CJ Jordan Cutrell Haywood inside white lines

Zach Wilkinson/Tribune

Idaho wide receiver Cutrell Haywood (7) continues to block a Southern Utah defender after losing his helmet in the second quarter of a Big Sky conference matchup at the Kibbie Dome on Saturday afternoon. Idaho defeated Southern Utah 33-32.

We could again discuss Idaho’s coronavirus-triggered roster shake-ups and yet another thrilling finish for the depth-lacking Vandals, who were booted out of the FCS playoff picture Saturday by a hungry Idaho State team determined to burst their northern rival's bubble.

It’s been a wild spring ride for Idaho (2-2), which is down to two remaining games on this delayed Big Sky schedule after its sloppy offense equated to a 24-22 loss at Pocatello’s Holt Arena.

There’s not been much regularity in this UI season since it kicked off Feb. 27. We’ve had plenty of time to address the strangeness of it all: the missing players, the preparatory nature of the campaign. And we’ll probably be afforded more chances over the next two weeks.

So for now, let’s get back to basics — some old-fashioned football talk.

What seem to be the Vandals’ issues?

The first one is familiar.

The present situation at quarterback has suddenly become as hairy and conversation-starting as it was for much of the past two seasons, when the options were Pullman’s Mason Petrino and Lewiston’s Colton Richardson.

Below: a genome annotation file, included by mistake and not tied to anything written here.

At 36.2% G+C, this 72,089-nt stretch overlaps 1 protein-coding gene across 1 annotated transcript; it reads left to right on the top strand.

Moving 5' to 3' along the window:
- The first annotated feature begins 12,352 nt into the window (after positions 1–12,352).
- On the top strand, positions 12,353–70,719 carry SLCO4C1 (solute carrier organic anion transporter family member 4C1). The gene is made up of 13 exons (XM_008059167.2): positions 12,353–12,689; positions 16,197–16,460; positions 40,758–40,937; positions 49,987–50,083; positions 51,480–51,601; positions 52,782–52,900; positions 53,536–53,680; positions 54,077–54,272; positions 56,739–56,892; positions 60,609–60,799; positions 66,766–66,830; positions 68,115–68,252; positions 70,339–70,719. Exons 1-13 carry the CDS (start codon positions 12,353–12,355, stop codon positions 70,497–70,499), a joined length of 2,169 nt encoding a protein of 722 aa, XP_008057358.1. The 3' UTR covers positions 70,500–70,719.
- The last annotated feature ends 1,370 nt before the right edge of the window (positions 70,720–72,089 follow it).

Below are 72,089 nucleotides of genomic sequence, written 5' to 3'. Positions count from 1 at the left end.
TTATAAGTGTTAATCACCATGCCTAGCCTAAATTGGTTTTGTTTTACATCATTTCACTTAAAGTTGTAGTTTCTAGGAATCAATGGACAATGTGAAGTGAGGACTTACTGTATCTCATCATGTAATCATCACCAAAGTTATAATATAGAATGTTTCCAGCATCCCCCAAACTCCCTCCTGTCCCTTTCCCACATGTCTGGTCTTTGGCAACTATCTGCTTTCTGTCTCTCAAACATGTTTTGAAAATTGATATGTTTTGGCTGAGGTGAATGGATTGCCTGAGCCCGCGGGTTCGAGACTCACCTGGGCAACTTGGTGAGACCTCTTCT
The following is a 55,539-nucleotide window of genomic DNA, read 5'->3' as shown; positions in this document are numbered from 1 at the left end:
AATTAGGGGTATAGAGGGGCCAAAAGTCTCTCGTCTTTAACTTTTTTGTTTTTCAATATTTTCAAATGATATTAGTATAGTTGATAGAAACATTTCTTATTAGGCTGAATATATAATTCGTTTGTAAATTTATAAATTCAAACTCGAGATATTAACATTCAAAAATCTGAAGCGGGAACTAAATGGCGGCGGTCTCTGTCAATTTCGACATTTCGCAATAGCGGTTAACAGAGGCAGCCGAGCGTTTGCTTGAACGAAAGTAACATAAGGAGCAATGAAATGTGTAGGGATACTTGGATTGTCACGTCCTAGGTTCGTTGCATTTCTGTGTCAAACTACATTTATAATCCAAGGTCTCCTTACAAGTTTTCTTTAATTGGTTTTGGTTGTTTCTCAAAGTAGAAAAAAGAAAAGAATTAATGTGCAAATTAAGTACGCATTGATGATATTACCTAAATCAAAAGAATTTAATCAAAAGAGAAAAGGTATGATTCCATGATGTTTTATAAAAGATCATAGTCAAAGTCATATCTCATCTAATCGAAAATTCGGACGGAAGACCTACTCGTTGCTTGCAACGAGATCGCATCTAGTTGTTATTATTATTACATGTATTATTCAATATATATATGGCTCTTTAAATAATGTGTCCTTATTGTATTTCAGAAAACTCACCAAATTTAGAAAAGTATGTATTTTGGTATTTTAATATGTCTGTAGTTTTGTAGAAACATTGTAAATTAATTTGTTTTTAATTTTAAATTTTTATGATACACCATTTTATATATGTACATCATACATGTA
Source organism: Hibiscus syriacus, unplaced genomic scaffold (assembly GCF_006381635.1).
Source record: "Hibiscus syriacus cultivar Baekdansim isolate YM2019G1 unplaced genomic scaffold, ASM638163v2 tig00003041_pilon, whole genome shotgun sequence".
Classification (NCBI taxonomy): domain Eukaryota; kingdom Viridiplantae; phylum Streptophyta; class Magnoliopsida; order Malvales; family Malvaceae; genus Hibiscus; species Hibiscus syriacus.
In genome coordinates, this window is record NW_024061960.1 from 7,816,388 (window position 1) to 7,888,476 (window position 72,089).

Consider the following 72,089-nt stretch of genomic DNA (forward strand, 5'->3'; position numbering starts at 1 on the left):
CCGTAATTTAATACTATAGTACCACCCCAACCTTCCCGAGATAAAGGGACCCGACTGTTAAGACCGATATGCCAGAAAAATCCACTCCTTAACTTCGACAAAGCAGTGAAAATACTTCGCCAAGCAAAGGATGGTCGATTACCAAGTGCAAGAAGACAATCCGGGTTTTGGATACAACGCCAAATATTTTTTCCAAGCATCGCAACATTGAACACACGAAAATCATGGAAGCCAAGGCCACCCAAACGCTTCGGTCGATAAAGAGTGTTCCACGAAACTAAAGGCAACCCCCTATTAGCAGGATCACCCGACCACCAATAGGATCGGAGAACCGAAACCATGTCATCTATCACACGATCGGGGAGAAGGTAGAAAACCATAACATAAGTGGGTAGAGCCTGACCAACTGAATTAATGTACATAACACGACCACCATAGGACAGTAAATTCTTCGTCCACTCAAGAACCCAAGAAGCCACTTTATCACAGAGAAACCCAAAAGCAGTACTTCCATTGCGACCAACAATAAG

Feels like forever ago.

Either way, “optimism” wasn’t the most popular word then. Predicting what the Vandals did on a weekly basis from 2018-19 was an adventure, though historical data will show that the odds for disappointment were always steady.

The Vandals’ prospects under center, I’d argue, have improved wholesale.

But it’s still tough to get a reliable gauge on UConn grad transfer Mike Beaudry, who’d been named the clear-cut No. 1 for this spring season a while back.

Sometimes he looks like an FBS guy: settled in the pocket, with the kind of size you’d expect, an array of possible throws and an awareness of slight openings to scurry through as the pass rush crashes in. Otherwise, he’s sort of all over the place … overthrows, predominantly.

Beaudry, returning from UI’s COVID protocol (presumably) after missing the Southern Utah game two weekends ago, was sandwiched by two charging Bengals for a sack in the second quarter, when UI was beginning to find its legs, yet still down 14-0.

To the locker room he went. Although it'll depend on the severity of the issue, it's imaginable that he remains sidelined Saturday, when the Vandals travel to Cheney for a shot at spoiling Eastern Washington’s postseason aspirations.